The Carolina Panthers have quietly inched their way near the top of the NFL’s sacks chart.
Quietly seems like the operative word because they’ve done it without having anyone among the top 20 individuals in the league in sacks, and because they no longer have a face-painting defensive end with a sea creature alter-ego leading the charge.
Heading into Sunday’s game at New Orleans the Panthers are third in the league with 33 sacks, trailing Denver (37) and New England (35).
While they’re off the pace of the team-record 60 sacks they piled up in 2013, the Panthers have proven they can still rattle opposing passers without the presence of Greg Hardy and his game-day Kraken persona.
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It’s more of a balanced pass-rush attack this season, featuring four players with at least four sacks. That list does not include defensive end Charles Johnson, who collected one sack before missing two months while on short-term injured reserve with a hamstring injury.
And while defensive Jared Allen is the NFL’s active sacks leader with 136, he’s part of a Carolina front four that generates a pass rush more collectively that the 2013 team that relied heavily on ends Hardy (15 sacks) and Johnson (11).
The group takes its cue from defensive line coach Eric Washington, who expects everyone to be a threat to take down the quarterback.
“That’s his motto: Everybody’s a threat,” Allen said Tuesday. “And you’ve got to like it because you’re not setting up for one guy. It’s everybody getting after it, which can create a frenzy.”
That frenzy has been boosted by an improved push from the interior of the Panthers’ four-man front. Kawann Short, a third-year defensive tackle, leads Carolina with six sacks, which ranks fourth among defensive tackles.
Short is one sack shy of matching Kris Jenkins, whose seven sacks in 2002 are the most by a Panthers defensive tackle.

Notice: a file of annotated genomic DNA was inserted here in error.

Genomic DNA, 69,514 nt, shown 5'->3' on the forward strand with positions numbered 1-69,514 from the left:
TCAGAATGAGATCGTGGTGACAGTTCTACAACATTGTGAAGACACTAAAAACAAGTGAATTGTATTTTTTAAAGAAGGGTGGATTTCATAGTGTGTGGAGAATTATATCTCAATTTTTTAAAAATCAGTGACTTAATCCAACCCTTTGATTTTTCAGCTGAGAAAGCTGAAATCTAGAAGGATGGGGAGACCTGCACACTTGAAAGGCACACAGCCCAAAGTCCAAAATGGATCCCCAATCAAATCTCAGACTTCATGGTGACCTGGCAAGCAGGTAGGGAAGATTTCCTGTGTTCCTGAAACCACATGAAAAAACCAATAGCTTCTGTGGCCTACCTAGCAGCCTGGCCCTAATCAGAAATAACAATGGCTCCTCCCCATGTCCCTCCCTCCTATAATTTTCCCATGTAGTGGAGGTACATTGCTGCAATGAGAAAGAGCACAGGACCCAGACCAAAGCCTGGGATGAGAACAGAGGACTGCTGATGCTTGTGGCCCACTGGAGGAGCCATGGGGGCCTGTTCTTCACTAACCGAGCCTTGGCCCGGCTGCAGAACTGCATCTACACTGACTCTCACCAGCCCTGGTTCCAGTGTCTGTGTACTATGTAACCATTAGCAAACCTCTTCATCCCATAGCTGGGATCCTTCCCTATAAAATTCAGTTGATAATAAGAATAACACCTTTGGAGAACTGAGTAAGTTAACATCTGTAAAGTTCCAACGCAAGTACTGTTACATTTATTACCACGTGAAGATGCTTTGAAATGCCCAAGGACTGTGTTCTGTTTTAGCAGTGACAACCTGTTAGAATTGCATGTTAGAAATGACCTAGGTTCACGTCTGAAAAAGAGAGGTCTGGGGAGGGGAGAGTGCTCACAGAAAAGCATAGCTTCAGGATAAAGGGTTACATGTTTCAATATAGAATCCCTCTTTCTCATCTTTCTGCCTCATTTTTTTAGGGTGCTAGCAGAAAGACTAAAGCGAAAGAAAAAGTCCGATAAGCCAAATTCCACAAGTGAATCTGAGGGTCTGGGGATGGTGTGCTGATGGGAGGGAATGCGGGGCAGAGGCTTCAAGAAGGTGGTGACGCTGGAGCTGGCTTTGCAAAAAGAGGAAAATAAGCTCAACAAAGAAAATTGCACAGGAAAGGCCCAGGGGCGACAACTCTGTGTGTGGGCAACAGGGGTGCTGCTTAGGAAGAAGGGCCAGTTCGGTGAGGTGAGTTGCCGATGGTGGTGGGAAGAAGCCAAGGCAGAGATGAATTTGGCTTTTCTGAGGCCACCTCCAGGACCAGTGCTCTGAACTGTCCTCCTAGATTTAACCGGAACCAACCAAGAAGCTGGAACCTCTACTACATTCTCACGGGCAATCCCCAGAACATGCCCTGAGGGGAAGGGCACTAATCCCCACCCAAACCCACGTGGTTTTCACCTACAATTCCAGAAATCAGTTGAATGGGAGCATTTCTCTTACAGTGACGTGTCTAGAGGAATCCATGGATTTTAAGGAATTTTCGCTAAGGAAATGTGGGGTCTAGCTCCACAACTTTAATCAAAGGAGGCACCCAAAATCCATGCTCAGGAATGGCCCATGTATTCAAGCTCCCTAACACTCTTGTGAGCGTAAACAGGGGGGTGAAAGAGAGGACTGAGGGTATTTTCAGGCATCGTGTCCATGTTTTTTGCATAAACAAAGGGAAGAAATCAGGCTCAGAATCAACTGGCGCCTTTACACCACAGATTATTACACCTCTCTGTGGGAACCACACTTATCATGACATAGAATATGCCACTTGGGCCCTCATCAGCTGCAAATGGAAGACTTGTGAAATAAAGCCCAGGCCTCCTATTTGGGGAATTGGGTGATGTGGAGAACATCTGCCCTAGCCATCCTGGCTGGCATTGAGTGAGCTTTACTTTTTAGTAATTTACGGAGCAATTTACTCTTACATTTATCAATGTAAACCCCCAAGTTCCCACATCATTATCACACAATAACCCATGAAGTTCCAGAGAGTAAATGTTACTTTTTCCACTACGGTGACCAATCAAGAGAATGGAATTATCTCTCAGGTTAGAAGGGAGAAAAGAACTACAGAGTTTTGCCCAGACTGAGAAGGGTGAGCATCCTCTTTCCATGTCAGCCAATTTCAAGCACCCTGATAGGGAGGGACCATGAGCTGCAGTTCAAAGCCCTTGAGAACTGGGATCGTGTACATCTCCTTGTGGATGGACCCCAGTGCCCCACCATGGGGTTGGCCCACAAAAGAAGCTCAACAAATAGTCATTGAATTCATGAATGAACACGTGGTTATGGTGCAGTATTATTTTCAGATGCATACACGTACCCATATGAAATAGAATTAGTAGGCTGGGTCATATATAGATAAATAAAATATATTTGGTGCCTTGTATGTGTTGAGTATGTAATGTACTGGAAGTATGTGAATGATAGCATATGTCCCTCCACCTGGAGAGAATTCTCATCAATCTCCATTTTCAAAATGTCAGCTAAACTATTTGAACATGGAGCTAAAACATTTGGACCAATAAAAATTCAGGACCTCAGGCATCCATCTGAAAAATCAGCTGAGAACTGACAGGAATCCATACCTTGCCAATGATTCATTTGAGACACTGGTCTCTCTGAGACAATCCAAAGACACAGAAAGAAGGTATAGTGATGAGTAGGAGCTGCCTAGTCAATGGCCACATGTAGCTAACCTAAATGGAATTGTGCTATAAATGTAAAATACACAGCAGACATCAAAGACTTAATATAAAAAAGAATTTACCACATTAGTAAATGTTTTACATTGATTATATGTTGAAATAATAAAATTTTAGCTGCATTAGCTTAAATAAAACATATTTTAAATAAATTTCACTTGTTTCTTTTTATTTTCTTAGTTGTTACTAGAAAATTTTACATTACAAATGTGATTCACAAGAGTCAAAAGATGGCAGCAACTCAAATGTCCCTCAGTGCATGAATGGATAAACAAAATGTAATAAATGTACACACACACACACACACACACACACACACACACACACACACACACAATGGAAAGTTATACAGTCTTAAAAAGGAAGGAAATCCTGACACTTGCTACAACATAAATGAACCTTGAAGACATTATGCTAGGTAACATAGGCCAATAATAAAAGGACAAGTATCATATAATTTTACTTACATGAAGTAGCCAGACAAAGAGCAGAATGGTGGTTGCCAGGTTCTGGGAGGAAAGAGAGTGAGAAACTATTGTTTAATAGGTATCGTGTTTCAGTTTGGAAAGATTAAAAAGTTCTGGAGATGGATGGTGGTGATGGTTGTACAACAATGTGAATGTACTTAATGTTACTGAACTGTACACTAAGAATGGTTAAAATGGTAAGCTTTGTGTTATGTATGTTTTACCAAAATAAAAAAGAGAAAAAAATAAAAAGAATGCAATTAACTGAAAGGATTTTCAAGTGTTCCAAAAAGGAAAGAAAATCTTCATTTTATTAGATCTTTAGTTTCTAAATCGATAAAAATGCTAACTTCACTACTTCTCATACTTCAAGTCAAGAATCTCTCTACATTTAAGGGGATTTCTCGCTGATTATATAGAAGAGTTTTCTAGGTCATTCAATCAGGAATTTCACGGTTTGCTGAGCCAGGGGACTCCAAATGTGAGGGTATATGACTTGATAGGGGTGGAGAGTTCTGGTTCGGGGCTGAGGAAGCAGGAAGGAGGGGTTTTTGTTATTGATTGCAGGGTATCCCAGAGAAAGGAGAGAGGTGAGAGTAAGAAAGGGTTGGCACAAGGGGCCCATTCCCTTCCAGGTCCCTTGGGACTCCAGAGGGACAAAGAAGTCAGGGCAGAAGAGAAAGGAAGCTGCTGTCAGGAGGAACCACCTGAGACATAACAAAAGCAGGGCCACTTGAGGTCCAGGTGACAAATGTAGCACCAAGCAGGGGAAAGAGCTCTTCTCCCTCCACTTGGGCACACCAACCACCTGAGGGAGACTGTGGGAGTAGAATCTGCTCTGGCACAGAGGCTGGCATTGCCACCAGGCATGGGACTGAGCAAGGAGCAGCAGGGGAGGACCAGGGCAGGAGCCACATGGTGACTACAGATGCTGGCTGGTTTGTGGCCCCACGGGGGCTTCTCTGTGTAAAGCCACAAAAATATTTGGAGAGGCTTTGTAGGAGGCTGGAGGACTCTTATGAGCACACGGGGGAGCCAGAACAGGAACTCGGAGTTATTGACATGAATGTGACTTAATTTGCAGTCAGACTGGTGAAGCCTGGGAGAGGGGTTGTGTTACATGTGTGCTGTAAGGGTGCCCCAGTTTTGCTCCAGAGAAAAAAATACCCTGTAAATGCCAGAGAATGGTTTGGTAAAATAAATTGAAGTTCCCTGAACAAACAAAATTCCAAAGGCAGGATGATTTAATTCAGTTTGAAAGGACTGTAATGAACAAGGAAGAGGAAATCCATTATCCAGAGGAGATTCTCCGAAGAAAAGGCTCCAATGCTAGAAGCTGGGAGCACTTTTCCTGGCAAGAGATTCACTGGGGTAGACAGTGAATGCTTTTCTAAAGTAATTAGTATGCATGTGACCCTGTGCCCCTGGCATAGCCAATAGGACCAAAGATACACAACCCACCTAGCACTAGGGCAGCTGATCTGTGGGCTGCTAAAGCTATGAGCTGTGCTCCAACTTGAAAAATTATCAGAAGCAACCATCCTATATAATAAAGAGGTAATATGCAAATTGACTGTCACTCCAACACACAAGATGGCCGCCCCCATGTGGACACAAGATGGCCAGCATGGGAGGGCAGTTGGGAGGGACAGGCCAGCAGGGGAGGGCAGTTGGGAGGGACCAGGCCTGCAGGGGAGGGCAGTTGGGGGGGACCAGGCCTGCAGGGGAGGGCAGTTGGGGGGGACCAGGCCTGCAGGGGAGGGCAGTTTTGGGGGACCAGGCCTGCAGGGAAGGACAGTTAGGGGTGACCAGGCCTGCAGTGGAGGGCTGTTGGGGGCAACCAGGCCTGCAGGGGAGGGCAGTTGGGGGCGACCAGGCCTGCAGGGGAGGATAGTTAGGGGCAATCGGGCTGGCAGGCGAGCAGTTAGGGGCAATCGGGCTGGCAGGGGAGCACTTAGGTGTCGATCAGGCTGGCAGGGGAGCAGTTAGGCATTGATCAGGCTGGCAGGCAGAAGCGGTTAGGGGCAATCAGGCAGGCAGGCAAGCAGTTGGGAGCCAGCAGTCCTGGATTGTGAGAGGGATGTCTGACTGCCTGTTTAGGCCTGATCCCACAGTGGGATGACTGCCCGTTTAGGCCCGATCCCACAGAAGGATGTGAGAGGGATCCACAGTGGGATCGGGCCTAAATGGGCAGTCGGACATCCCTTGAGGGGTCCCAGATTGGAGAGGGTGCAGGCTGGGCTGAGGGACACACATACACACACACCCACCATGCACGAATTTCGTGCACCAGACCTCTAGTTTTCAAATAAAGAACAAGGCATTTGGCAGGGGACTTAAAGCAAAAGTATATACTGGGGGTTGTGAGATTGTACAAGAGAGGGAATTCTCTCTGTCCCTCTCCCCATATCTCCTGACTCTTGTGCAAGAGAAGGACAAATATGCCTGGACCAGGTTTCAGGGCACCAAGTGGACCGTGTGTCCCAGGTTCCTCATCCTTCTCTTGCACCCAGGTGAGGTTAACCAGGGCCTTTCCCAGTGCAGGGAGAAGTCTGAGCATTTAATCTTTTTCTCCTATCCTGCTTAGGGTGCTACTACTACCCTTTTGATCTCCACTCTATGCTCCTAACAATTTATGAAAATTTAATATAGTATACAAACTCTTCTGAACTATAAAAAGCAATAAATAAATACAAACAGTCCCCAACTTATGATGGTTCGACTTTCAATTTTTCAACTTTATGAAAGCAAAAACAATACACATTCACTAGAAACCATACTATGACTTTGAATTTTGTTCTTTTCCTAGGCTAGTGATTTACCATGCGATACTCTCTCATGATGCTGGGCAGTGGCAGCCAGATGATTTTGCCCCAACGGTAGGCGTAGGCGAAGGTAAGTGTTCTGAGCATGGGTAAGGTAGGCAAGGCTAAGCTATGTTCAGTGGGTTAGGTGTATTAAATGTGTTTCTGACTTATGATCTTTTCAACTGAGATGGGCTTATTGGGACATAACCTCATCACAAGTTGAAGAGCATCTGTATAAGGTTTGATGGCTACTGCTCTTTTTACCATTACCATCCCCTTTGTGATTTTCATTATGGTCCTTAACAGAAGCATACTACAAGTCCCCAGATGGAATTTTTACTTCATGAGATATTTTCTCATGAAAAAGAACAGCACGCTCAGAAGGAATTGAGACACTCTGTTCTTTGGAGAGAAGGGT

‘Interior rush is huge’
Allen says when the defensive tackles can push the pocket, the entire front four benefits.
“Interior rush is huge,” Allen said. “If the quarterback can’t step up, it makes it a lot easier on the outside guys.”
Short, the NFC Defensive Player of the Month for October, has been held without a sack the past three weeks as he’s faced more double-team blocks. But that has helped give Kony Ealy 1-on-1 matchups on the edge, and the second-year end has responded with a sack in each of the past five games.
“We get a lot of six-man protections. ... That’s just how we’ve been rushing,” Short said. “They double team us and a lot of the guys like Kony on the outside and the other D-tackle come open.”
Panthers coach Ron Rivera says having the league’s No. 2 run defense has created a lot of favorable pass-rush situations.
“I think a lot of it has been that we’ve been putting them in second-and-longs,” Rivera said. “That’s a big benefit to your pass rush.”
Panthers defensive coordinator Sean McDermott also has mixed in the occasional blitz. Outside linebacker Thomas Davis has already matched his career high with four sacks.
‘Everyone’s a threat’
Defensive tackle Dwan Edwards says the Panthers don’t have anyone who’s “just out there taking up blocks,” which makes their defense tougher to scheme against.
“It’s pretty easy to take one guy out of a game if you double (team) or chip him” with a running back or tight end,” Edwards said. “But if you’ve got all four guys who are a threat to win, and rush and get the quarterback on the ground, it makes it so much harder to do.”
That “everyone’s a threat” approach is apparent in the Panthers’ defensive end rotation. With Johnson returning from IR last week and joining Allen in the starting lineup, two of the Panthers’ top sack producers – speed rusher Mario Addison and Ealy – come off the bench.
“We rush as a team. We rush as a unit. We’re not expecting one guy to win every time. We expect everybody to win. When you get in a 1-on-1, we expect you to win,” said Allen, acquired in a trade with Chicago after Johnson was injured in Week 3 against New Orleans.
“We know balls are going to be out quick, we know that stuff’s going to happen,” Allen added. “But you continue to rush and hopefully at the end of the game you’ve got a lead, it’ll pay off (when quarterbacks) can hold the ball.”
Panthers eating well
The Panthers had only one sack in the first meeting against New Orleans, a 27-22 victory on Sept. 27. Saints backup quarterback Luke McCown, subbing for an injured Drew Brees, got rid of the ball quickly and racked up 310 yards on 31-of-38 passing.
Addison is expected to miss Sunday’s game at New Orleans with a sprained right ankle. But he expects the rest of his defensive teammates to “eat,” a football term Addison jokingly said dates to the days of the “Egyptians – before they even started wearing a helmet with facemasks.”
Addison then added his definition of the concept.
“Let’s say you get a sack. That means, ‘Let’s go. I got me one. I want to eat some more. I want to go get me some more.’”
Even without one of the league’s premiere pass-rushers, the Panthers have been eating well of late.
NFL sacks leaders
Five teams (Detroit, Green Bay, Kansas City, Pittsburgh, St. Louis) tied with 30 sacks.